John Gibson Lockhart

David Macbeth Moir, in Sketches of the Poetical Literature of the Past Half-Century (1851; 1852) 298-300.

In 1823, John Gibson Lockhart, previously distinguished as the author of Valerius, Adam Blair, Reginald Dalton, and Matthew Wald, published his translations from the ancient Spanish; and although most of these mediaeval ballads were wonderfully fine in themselves, they certainly lost nothing — as the shield of Martinus Scriblerus is said to have done — from being subjected to the tact and skill of modern furbishing. On the contrary, what was tame lie inspired; what was lofty gained additional grandeur; and even the tender — as in the lay of Count Alarcos — grew still more pathetic beneath his touch. The translations consisted of three classes — the Historical, the Romantic, and the Moorish; and among the most striking are The Avenging Childe, The Seven Heads, the Bull-fight of Granada, Zara's Ear-rings, and, beyond all, Count Alarcos and the Infanta Soliza, than which, as rendered by Mr. Lockhart, no finer ballad of its kind — more gushingly natural, or more profoundly pathetic — probably exists in the poetry of any nation.

These translations derive, as I have said, not a little of their excellence from Mr. Lockhart's being himself a poet of fine genius — clear in his conceptions, and masculine in execution. His pictures have all the distinctness of an autumn landscape, outlined on the horizon by an unclouded morning sun. What he might have done had he continued scaling the heights of Parnassus, there could have been little difficulty in predicating; and most assuredly the poetical literature of our age lost much by his desertion of the lyre, who might have been one of its great masters — whether he had chosen to tread in the steps of "Dan Chaucer" or of "Glorious John;" for he could wield at will the graphic brush of the painter of Palamon and Arcite, as well as etch with the needle that outlined Absalom and Achitophel. Many of Lockhart's scattered verses are exquisitely fine, and range from the genially humorous of Captain Paten's Lament, to the majestically solemn of his Napoleon — which latter alone would have forever stamped their author a poet of a high order:—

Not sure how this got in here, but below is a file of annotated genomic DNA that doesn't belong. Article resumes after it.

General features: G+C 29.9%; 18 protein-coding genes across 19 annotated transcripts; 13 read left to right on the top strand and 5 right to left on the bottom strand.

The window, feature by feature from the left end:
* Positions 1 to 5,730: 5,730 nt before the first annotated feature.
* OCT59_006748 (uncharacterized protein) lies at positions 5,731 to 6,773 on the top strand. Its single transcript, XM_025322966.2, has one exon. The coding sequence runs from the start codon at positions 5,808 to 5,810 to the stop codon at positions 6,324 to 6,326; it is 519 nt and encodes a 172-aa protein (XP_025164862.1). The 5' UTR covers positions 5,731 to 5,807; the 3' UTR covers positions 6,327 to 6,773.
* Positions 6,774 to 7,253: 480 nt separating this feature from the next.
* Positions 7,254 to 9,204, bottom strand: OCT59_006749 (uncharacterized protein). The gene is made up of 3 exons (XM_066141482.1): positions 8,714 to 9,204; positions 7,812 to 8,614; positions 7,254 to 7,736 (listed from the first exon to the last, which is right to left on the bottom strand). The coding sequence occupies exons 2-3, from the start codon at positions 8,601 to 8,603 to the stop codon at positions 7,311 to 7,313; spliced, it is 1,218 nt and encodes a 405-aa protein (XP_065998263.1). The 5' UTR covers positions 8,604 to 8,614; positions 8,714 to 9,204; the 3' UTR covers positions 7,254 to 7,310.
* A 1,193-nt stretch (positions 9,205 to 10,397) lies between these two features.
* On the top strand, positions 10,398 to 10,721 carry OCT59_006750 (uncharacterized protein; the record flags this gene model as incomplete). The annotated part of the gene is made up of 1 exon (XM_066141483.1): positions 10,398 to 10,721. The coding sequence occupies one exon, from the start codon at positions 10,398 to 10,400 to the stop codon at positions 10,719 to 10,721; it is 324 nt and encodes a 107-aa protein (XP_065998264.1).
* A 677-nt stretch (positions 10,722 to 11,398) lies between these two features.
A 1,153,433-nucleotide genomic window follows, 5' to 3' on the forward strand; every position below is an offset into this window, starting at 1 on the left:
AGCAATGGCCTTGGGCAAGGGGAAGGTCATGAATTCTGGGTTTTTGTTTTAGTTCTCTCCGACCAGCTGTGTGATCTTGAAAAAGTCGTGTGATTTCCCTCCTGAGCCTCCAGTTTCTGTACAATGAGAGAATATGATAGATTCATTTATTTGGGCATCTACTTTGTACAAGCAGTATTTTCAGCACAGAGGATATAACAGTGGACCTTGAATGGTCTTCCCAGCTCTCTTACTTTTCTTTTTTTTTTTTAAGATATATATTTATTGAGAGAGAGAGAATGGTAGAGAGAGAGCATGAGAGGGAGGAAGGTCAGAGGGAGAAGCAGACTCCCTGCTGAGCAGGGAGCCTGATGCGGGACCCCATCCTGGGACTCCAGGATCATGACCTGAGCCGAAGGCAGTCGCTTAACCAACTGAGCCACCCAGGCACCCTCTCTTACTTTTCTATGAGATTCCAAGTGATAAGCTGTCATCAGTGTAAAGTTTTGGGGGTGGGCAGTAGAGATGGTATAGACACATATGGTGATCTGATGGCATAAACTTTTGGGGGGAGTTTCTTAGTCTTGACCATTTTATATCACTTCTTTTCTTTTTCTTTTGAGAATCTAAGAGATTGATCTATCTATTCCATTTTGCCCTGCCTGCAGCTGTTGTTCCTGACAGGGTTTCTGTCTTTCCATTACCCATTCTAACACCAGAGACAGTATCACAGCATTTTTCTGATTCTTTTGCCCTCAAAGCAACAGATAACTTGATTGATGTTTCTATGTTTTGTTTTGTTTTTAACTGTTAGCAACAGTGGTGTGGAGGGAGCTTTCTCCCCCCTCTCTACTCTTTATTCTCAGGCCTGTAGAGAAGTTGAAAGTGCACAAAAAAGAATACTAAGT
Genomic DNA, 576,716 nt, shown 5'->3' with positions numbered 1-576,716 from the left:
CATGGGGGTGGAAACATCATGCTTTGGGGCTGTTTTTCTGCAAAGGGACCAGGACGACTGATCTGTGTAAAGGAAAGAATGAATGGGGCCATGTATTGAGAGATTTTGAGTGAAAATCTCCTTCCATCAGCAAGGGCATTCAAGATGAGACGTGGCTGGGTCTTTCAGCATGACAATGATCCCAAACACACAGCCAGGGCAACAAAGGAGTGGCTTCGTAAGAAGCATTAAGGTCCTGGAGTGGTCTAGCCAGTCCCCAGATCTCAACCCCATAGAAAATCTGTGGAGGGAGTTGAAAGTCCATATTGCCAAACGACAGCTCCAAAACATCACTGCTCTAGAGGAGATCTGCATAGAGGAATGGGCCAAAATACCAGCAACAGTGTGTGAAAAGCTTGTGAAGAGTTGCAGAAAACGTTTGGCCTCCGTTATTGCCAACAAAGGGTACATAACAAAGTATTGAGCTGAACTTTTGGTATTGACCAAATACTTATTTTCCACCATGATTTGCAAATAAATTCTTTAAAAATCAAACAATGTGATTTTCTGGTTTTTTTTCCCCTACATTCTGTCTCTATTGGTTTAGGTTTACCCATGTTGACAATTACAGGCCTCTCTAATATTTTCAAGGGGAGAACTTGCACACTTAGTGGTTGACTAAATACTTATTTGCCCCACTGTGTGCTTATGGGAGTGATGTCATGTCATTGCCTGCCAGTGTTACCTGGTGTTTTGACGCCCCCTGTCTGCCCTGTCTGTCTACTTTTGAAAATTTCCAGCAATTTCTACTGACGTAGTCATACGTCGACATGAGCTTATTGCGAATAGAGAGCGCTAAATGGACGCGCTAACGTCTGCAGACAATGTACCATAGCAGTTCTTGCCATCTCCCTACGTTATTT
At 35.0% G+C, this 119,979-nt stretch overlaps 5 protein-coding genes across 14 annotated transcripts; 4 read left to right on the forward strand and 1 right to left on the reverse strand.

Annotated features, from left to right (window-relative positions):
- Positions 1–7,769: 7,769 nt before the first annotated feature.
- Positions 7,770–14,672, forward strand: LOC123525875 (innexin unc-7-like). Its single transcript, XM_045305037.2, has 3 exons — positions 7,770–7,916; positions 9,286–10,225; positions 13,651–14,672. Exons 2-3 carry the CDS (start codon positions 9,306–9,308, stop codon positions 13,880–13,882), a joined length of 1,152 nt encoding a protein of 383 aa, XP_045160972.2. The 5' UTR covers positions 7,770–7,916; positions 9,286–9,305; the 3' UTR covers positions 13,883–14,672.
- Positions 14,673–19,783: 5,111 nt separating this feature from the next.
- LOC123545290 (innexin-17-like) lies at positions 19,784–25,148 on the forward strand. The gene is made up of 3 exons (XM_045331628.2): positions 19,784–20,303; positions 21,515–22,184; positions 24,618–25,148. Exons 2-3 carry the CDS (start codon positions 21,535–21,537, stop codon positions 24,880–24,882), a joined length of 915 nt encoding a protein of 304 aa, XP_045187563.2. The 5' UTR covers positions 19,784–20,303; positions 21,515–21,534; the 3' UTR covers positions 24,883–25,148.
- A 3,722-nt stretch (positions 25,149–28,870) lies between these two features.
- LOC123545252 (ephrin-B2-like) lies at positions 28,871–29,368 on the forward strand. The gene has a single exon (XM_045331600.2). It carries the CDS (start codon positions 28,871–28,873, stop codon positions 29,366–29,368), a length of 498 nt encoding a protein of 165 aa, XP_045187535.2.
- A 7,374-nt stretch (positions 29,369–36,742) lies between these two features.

The mighty sun had just gone down
Into the chambers of the deep;
The ocean birds had upward flown,
Each in his cave to sleep;
And silent was the island shore,
And breathless all the broad red sea,
And motionless beside the door
Our solitary tree.
Our only tree, our ancient palm,
Whose shadow sleeps our door beside,
Partook the universal calm
When Buonaparte died.
An ancient man, a stately man,
Came forth beneath the spreading tree,
His silent thoughts I could not scan,
His tears I needs must see.
A trembling hand had partly covered
The old man's weeping countenance,
Yet something o'er his sorrow hovered,
That spake of war and France;
Something that spake of other days,
When trumpets pierced the kindling air,
And the keen eye could firmly gaze
Through battle's crimson glare.
Said I, "Perchance this faded band,
When life beat high, and hope was young,
By Lodi's wave, or Syria's sand,
The bolt of death hath flung.
Young Buonaparte's battle-cry
Perchance hath kindled this old cheek;
It is no shame that be should sigh—
His heart is like to break!
He hath been with him young and old:
He climbed with him the Alpine snow;
He heard the cannon when they rolled
Along the river Po.
His soul was as a sword, to leap
At his accustomed leader's word;
I love to see the old man weep—
He knew no other lord.
As if it were but yesternight,
This man remembers dark Eylau;
His dreams are of the eagle's flight
Victorious long ago.
The memories of worser time
Are all as shadows unto him;
Fresh stands the picture of his prime—
The later trace is dim."
I entered, and I saw him lie
Within the chamber all alone;
I drew near very solemnly
To dead Napoleon.
He was not shrouded in a shroud—
He lay not like the vulgar dead—
Yet all of haughty, stern, and proud,
From his pale brow was fled.
He had put harness on to die,
The eagle star shone on his breast,
His sword lay bare his pillow nigh,
The sword he liked the best.
But calm, most calm, was all his face,
A solemn smile was on his lips,
His eyes were closed in pensive grace—
A most serene eclipse!
Ye would have said, some sainted sprite
Had left its passionless abode—
Some man, whose prayer at morn and night,
Had duly risen to God.
What thoughts had calmed his dying breast
(For calm he died) cannot be known;
Nor would I wound a warrior's rest,—
Farewell, Napoleon!